I've been toying with the idea of getting a bike since last summer -- and now that I think of it, both kind of "bikes" were on the radar: motor and pedal.
It's been an internal back-and-forth between the two for me, knowing that my current budget wouldn't likely support both of my two-wheeled hobbies.
After a couple of trips looking at both, I ended up getting one last weekend -- with pedals. Apparently, they are very uncool, amateur pedals, almost embarrassing so rest assured that my plan is to get rid of those as quickly as I feel comfortable moving into some clipless models.
I think it's a pretty good decision. Not a hint of buyer's remorse.
Don't get me wrong, there's something about a rumble of a motorcycle and the thrill of the open road that you just can't beat. Plus, I successfully passed my motorcycle license test last fall and wanted to put my new skills to work.
But I know that I'll get a lot more personal satisfaction from my shiny, new pedal bike.
From everything I've heard and read, cycling is great cross-training for runners. It helps with hill training and endurance without the constant pounding on your body. Great for anyone training for a marathon or just runners in general.
Plus, my new bike isn't just any ordinary bike -- at least that's what I gather from the feedback I'm getting from my friends who are "in the know"... It's an all-carbon, pretty-darn-sleek-looking, "seriously" comfortable riding machine.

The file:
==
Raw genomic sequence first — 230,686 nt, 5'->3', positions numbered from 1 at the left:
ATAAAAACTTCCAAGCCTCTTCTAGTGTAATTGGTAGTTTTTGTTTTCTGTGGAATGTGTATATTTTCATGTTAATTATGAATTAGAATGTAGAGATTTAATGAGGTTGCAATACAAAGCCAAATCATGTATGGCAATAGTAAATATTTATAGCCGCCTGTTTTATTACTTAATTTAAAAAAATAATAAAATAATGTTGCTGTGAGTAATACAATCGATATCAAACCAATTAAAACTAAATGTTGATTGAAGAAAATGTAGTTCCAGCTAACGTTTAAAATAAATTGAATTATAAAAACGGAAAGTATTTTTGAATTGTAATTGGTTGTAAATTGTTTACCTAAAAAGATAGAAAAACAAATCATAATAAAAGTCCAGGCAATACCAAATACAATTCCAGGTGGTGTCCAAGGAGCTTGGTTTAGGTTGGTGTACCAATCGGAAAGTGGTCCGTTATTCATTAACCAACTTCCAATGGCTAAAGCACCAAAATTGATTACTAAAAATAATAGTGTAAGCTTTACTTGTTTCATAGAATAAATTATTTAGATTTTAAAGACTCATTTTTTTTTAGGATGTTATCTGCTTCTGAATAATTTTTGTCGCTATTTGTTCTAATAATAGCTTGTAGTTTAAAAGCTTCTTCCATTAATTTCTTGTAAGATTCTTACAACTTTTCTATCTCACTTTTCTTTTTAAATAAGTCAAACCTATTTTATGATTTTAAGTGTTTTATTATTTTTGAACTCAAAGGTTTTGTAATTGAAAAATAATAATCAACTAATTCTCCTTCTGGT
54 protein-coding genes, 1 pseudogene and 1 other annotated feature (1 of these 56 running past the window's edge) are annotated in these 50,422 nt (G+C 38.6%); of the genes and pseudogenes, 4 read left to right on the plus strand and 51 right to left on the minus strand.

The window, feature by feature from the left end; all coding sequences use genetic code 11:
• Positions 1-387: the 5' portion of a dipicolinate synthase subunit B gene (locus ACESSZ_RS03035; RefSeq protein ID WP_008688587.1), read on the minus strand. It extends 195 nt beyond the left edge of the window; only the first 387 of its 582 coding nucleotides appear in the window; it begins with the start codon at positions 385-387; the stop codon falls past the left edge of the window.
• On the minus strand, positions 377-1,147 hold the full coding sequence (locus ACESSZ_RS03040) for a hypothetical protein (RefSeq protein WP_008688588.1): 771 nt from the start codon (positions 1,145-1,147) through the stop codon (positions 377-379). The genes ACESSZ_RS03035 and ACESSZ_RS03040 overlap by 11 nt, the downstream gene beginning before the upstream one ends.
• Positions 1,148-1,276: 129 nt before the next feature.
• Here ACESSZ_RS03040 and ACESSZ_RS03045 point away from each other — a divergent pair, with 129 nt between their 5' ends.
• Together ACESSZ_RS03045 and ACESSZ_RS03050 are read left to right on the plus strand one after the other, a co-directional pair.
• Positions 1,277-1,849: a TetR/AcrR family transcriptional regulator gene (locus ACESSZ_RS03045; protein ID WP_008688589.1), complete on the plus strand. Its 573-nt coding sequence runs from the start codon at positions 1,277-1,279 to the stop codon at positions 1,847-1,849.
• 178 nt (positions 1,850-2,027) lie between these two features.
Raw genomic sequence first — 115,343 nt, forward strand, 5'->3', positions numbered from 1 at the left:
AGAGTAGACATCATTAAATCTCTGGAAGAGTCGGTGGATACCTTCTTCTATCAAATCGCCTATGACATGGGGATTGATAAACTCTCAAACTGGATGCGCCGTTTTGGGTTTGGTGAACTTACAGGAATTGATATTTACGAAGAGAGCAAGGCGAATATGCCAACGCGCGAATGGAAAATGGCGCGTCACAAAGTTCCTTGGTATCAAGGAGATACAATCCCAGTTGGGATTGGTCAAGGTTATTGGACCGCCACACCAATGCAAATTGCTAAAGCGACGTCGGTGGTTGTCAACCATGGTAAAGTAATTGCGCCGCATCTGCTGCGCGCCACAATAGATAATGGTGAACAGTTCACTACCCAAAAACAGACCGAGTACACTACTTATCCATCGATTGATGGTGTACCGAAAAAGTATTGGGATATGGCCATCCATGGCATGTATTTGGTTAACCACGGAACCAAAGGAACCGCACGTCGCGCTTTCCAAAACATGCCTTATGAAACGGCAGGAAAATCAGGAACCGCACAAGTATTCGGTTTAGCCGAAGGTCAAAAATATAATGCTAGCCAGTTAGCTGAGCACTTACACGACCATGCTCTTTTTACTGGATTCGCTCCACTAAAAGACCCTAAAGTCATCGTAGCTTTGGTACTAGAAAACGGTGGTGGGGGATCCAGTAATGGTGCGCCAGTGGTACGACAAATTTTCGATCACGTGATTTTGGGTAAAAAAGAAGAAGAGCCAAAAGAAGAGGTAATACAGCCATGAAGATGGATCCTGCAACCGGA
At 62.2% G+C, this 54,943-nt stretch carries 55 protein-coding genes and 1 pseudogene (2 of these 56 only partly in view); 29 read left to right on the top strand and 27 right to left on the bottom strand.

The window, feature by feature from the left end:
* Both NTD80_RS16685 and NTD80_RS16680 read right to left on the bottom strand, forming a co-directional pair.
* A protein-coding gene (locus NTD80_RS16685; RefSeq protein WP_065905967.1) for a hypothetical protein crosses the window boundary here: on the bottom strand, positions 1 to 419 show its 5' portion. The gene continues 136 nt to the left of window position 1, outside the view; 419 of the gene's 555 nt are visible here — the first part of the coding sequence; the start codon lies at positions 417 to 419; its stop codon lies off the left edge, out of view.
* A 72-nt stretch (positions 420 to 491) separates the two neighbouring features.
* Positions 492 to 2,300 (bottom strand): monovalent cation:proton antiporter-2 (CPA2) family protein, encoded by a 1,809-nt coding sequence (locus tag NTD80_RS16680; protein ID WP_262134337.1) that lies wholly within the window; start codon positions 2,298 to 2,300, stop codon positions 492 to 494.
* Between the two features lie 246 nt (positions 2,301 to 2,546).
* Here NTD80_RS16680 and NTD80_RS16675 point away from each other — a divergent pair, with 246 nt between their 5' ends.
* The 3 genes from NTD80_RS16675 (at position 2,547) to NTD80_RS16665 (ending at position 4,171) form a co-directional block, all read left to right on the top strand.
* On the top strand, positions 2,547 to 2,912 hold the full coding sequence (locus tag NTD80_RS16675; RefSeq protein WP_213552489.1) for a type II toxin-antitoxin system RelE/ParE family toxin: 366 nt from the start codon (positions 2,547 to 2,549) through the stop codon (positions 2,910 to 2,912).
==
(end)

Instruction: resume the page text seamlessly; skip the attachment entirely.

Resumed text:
According to my friends, it's a good choice and I'll be flying down the road with ease in no time at all.
Those people obviously didn't see my first ride.
I might have looked the part (and I'm not even sure of that) in my brand-spanking new gear, but anyone who watched me for more than a minute would know I wasn't a cyclist.
I certainly didn't have a comfort level on the bike that I've seen others have. My shoulders were tense and at times I was conscious of how tight I was holding on. At times I felt as if I were crawling along in slow motion.
And don't even get me started on shifting, which I played around with -- for the entire 16 miles -- as I tried to get a feel for the bike.
Still, I liked everything about my first ride -- the wind in my face, the smell of fresh air, taking in new sights, even my frustration as I climbed harder-than-expected hills or wobbled as I tried to keep the bike going while I reached down for a drink.
I'm looking forward to this new challenge and some great cross-training.
See you on the road. (Just please don't hit me.)
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